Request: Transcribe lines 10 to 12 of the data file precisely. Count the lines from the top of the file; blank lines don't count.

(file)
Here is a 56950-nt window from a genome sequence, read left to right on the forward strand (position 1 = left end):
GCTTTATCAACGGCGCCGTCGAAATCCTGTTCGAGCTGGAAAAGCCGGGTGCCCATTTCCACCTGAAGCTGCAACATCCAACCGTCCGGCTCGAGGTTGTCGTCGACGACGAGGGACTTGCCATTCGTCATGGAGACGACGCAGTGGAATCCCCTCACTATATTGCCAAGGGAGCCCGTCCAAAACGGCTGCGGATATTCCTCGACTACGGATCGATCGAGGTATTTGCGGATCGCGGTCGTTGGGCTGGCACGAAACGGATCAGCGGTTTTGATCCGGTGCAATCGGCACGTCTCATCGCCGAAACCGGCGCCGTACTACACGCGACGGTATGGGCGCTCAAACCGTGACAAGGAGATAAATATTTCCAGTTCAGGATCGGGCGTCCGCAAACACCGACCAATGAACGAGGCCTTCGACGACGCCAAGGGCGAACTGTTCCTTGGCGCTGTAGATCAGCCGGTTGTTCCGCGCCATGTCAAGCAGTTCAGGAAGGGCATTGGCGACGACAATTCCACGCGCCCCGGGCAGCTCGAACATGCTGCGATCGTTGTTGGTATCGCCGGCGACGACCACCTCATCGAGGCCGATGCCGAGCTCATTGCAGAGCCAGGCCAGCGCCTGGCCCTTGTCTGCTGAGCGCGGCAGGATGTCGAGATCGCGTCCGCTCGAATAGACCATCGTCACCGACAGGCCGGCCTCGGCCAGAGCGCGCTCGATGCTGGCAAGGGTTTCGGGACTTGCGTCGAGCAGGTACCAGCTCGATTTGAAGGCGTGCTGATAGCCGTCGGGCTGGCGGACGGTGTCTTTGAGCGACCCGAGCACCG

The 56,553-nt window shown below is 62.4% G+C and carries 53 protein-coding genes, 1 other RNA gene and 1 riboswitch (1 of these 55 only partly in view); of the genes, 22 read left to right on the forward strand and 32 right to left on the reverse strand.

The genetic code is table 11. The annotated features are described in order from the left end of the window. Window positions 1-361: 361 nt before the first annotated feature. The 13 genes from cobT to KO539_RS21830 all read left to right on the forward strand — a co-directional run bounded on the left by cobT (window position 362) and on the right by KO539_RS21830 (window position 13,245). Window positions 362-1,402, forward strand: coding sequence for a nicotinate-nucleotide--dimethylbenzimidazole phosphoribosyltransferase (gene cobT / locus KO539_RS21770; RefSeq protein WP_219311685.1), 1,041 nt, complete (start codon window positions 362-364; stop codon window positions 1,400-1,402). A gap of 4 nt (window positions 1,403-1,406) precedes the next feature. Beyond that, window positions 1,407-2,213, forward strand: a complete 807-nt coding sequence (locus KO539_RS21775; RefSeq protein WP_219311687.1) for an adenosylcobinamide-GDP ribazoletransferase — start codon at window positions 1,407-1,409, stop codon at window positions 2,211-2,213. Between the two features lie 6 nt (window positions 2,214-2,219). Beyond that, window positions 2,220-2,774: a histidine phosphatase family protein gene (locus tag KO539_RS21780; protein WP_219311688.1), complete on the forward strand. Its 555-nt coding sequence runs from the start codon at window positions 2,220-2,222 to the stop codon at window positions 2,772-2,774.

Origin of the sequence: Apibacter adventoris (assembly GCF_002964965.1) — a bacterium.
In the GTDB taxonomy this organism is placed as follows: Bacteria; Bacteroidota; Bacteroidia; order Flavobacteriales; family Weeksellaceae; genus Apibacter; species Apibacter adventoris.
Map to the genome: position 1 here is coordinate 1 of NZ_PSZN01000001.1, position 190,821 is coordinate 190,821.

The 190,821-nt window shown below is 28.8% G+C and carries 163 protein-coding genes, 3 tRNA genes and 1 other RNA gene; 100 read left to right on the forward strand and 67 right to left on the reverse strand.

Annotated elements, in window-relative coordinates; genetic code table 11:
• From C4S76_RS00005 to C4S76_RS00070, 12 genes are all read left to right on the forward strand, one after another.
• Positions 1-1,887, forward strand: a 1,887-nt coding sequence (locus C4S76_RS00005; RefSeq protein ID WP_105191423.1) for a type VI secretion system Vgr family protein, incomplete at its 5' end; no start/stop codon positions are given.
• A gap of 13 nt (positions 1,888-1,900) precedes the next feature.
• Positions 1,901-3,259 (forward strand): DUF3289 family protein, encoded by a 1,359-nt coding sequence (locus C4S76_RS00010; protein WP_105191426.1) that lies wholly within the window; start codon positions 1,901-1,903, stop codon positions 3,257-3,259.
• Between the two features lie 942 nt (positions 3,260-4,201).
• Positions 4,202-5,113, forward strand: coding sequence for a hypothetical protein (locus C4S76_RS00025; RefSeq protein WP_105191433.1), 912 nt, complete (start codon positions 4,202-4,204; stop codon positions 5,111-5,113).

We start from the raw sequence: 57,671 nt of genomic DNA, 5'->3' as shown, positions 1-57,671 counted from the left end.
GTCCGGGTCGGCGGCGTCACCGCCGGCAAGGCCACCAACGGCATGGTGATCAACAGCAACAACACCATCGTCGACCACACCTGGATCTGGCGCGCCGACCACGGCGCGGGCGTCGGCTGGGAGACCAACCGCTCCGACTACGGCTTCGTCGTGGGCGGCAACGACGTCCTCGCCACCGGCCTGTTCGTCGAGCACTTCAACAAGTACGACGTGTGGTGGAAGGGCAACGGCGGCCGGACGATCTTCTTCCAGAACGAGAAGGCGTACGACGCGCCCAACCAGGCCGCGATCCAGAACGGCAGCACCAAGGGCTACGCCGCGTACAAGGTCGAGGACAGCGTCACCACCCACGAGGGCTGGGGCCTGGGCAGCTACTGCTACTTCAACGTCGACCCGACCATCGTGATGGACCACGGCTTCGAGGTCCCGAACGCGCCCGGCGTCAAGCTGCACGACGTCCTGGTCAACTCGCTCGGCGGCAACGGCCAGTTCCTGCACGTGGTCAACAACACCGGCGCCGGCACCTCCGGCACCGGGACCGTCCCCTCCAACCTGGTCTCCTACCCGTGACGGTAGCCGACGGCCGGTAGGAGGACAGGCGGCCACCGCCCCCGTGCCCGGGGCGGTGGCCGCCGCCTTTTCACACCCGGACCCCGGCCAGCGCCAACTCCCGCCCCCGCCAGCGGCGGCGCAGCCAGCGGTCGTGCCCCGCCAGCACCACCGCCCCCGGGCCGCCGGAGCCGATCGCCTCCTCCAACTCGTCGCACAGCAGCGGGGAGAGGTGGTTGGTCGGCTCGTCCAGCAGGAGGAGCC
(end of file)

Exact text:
• From C4S76_RS00005 to C4S76_RS00070, 12 genes are all read left to right on the forward strand, one after another.
• Positions 1-1,887, forward strand: a 1,887-nt coding sequence (locus C4S76_RS00005; RefSeq protein ID WP_105191423.1) for a type VI secretion system Vgr family protein, incomplete at its 5' end; no start/stop codon positions are given.
• A gap of 13 nt (positions 1,888-1,900) precedes the next feature.